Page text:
1. Check Zoning. Check with your real estate agent to ensure the land is zoned residential. You’ll also want to check zoning for neighboring properties because don’t want a big industrial building being built next to your home. Zoning will also tell you the distance required between your future home and the lot lines (called setback requirements) and any height restrictions for the home. Once you have the zoning setback requirements, you can start to get an idea of what size home you can build.
  2. Review Homeowner’s Association (HOA) Requirements: If you are purchasing land in a subdivision, you’ll need to check with the homeowner’s association (if there is one) to find out if there are any restrictions on the height of homes or if they limit the distance to a body of water. Some municipalities have established setback requirements from lakes to preserve the natural beauty. The homeowner’s association will also be able to give you any architectural restrictions including maximum and minimum square footage of the home, material requirements (siding, roof, etc.), and architectural style requirements. Also ask your real estate agent if there are any easements on the property. Easements give the right to enter the property for a given reason…maybe to run utilities or repair utilities in the future or maybe to provide access for the neighboring property. Unfortunately, you cannot build in these areas so it’s good to know where they are located.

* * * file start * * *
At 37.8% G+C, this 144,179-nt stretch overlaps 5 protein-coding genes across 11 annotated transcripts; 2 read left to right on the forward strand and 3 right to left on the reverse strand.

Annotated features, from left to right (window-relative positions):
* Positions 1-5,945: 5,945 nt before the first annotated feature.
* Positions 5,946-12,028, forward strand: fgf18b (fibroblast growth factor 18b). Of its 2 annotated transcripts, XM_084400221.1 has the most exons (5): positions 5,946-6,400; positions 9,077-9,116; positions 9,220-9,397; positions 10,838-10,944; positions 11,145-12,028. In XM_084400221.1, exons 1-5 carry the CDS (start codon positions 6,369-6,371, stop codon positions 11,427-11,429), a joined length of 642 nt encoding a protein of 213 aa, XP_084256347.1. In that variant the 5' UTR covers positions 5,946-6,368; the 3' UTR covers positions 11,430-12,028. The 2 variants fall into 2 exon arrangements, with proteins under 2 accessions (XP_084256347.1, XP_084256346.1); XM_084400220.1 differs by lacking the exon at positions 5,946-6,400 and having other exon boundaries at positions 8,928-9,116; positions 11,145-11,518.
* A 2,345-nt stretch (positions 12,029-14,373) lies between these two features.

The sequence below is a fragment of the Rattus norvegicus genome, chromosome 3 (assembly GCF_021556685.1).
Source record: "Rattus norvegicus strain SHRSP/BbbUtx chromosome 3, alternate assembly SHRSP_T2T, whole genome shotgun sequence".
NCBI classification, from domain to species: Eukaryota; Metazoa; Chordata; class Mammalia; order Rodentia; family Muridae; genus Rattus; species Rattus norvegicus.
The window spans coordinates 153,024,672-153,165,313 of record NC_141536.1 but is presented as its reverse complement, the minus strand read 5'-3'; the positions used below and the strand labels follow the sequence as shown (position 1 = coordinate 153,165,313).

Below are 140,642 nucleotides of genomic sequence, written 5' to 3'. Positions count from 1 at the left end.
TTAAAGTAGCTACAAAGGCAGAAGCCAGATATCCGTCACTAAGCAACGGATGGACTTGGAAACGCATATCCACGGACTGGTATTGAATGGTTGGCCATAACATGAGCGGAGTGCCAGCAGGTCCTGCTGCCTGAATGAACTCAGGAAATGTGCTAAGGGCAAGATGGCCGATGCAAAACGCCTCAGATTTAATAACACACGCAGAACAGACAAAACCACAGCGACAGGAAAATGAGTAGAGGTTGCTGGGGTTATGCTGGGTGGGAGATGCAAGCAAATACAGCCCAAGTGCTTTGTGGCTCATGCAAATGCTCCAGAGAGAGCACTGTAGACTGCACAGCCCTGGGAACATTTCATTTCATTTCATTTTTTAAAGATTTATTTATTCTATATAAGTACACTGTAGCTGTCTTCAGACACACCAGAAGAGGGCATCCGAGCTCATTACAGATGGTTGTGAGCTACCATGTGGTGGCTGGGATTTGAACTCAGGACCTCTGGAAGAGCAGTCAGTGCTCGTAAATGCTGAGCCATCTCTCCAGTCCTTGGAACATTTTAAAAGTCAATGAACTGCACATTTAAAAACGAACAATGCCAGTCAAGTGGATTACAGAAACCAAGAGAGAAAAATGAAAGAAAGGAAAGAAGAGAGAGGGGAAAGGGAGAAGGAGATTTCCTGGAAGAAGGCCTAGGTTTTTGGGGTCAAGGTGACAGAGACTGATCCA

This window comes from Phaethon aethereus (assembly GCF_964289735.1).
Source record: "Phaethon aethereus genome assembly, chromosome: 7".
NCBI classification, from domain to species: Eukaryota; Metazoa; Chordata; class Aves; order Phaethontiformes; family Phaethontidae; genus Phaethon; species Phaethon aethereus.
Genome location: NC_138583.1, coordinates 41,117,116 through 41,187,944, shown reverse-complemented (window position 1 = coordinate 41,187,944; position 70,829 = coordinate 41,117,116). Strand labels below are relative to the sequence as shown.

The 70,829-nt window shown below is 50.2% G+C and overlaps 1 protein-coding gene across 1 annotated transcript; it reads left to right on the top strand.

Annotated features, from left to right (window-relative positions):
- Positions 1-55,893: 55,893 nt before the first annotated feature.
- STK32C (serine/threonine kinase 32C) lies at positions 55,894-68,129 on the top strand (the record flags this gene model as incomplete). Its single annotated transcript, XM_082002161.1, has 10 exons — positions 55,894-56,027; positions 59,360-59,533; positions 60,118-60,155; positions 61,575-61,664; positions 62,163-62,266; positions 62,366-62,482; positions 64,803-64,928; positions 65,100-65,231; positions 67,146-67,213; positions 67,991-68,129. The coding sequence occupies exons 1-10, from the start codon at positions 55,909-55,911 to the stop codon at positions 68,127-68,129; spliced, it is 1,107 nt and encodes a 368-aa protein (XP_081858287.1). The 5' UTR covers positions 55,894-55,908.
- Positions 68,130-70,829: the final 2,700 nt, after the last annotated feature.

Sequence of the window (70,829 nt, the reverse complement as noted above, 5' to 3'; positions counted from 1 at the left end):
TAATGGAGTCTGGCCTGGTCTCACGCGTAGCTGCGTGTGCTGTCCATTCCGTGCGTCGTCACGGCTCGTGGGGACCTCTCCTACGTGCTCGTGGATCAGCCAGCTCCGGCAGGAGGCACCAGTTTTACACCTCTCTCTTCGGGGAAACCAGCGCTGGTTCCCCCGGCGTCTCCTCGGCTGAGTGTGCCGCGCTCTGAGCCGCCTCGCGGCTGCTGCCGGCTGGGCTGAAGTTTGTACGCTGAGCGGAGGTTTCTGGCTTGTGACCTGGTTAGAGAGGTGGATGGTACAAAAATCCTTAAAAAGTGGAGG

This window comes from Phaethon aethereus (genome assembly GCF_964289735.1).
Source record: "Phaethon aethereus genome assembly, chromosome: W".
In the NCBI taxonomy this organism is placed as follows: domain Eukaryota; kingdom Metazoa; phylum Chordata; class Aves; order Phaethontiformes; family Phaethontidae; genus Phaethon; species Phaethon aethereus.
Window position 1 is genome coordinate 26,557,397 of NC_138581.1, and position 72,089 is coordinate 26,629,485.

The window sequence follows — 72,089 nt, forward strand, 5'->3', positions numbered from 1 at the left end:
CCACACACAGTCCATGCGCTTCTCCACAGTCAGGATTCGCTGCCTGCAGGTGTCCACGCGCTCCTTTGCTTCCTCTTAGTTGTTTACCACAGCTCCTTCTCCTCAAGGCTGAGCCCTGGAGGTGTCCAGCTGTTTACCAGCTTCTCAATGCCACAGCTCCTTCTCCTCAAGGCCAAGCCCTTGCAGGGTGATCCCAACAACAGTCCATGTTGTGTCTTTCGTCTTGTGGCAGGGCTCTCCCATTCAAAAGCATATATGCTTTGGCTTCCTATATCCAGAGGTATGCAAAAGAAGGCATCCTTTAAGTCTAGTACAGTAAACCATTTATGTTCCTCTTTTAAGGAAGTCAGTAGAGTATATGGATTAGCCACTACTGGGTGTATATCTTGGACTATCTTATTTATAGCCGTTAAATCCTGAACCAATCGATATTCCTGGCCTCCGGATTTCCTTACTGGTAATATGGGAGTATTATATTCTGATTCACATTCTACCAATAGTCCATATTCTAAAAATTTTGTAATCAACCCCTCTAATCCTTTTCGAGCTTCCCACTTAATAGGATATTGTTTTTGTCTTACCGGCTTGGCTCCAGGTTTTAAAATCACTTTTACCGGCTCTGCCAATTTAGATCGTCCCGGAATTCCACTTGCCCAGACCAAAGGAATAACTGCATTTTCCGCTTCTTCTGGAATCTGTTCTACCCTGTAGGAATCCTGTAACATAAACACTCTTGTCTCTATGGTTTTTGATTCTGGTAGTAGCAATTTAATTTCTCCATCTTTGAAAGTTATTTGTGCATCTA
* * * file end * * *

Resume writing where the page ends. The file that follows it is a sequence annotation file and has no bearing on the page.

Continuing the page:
3. Review Utilities: You will also want to know what utilities are run to the site. This includes electric, phone, cable, gas, sewer and water. If some of these are not available, you will most likely have additional building costs to allow for this utility set up. Sometimes the utility companies will bring service to your site in order to get your business but it really depends on how much effort/expense is involved. If you don’t have city sewer or water available, you will need a septic system and well. Check with the current owner to see if a perk test has been done. This test determines the capacity of the soil for the septic system and will give you an idea of the type of system required. If you need help determining the local utility providers, check with your Realtor. 
  4. Determine Fees to Build: Before purchasing your dream lot, you will want to make a trip down to your county’s building and public works department to get a list of fees for building your new home. Be sure to ask if they know of any other fees that you will incur, including permit fees, driveway connection fees, impact fees, tree clearing fees, and water and sewer connection fees (if available). 
  5. Legal Review: As with any real estate transaction, consult with your attorney to review the contract. An attorney will recommend you have a title search done to make sure there are no liens or encumbrances on the property. You may also want to have a clause added to the contract to protect you from any abnormal subsurface items. Since you cannot see under the ground, you may want to protect yourself in case the soil is unsuitable to support the home.